I’m in this year’s Target back-to-school catalog (as is my friend/coblogger Laura). I’m on the back, next to the legitimately kinda funny copy, “Keep your friends closer. Keep your family closer… ish.” (It’s advertising cell phones with which one can presumably screen one’s calls.) My head is right above the cell phone which I actually use and heartily recommend, if you’re going to be on Virgin Mobile. An editor at Target contacted me and Laura about the gig several months ago, so it’s awesome to finally see it in print.
Multiple people have been very sweet and posted copies of this on Facebook, which is very nice of them and makes me realize that folks actually read some of the stuff I put out, so that’s pretty neat! I managed to totally freak out my lab partner by stealing her copy of the catalog, since she didn’t know that my last name is what it is.
In other me-related news, I changed the background for my writing portfolio, which makes me feel pretty silly (it is a very large picture of my face), but whatever. Many thanks to Alesha, who took the photo in exchange for a bike/helped me set off fireworks in a pool last weekend.
At my building staff meeting tonight, the question of the week (our little closing ritual) was where we saw ourselves in five years. It being Emory, half the group answered “med school.” I said that I was planning to be working in the Smithsonian by then, but on second thought (after much debate among the med school kids about whether residencies are in a lottery that, I must confess, I did not pay attention to) I said that I might want to run social media outreach for an interesting company. One of my co-workers said that she could see me doing that, and another pointed out that I have job skills that are not like normal college kid job skills.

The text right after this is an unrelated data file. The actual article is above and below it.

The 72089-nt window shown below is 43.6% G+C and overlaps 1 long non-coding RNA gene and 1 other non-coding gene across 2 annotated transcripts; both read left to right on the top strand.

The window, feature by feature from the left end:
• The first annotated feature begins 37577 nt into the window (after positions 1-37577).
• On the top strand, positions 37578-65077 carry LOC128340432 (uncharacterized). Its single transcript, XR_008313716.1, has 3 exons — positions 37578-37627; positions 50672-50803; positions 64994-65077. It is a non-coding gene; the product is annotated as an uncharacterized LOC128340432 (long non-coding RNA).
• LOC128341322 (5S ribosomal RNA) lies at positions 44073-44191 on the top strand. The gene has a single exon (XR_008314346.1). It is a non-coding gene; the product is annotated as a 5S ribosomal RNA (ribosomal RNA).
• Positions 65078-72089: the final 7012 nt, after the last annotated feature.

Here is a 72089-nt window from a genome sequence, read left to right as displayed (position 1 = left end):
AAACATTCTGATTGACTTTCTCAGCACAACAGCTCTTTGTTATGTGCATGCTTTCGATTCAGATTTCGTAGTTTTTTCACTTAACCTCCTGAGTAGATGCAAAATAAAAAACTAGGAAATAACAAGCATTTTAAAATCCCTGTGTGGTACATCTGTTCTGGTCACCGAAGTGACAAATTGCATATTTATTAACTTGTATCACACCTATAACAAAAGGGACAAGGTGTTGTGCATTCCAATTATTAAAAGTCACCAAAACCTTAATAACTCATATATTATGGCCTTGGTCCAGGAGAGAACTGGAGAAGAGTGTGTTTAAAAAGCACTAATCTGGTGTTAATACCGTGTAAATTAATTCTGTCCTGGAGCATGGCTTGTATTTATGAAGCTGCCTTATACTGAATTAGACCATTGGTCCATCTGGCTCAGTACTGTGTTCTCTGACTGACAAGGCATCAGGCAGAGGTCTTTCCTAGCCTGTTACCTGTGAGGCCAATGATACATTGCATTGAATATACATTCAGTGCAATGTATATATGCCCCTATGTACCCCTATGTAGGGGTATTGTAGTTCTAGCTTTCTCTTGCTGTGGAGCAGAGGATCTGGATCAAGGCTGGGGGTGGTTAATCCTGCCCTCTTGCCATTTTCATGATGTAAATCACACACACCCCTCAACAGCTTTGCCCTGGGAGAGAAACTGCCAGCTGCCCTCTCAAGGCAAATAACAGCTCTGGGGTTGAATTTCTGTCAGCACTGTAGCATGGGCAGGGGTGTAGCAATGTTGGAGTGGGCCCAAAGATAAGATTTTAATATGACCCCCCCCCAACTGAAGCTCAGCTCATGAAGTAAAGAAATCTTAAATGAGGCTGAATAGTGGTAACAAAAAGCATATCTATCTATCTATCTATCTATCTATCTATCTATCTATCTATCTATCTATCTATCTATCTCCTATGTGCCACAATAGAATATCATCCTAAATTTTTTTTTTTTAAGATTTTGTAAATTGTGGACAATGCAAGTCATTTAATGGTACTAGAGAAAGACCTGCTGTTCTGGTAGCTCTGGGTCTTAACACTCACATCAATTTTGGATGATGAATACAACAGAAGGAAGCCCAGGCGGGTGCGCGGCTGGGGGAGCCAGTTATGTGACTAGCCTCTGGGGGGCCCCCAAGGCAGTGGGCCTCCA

Though I don’t think I’m unusually skilled, I do realize that my sources of income outside of school–primarily freelance writing gigs–are weird. So, I thought I’d talk a little bit about how I stumbled into getting paid for writing.
I didn’t do paid writing until this year. As a high school student, I spent three years as an editor on the school paper, the last two as the Editor-in-Chief, and that gave me some experience writing on a deadline and a lot more experience with badly-applied AP Style, group writing, and how to manage an illegal install of InDesign and hook up a network the school didn’t want–plus how to deal with our printers in rural Georgia and fiddle with a WordPress supplement that my teacher didn’t want. All of these–particularly group dynamics and learning to work around silly restrictions–were tremendously useful skills, but when I graduated I quit using most of them.
This summer, while working at school, I saw that Kelly put out a call for new writers on HackCollege. I’ve been reading the site since I was in high school (yes, I’m that kid) so I applied. I was accepted, and after a truly geeky happy dance, started writing for the site regularly. I don’t get paid for the site*, but having someone force me to write regularly in a non-academic context made me more confident in my writing abilities and gave me a body of work that other people read.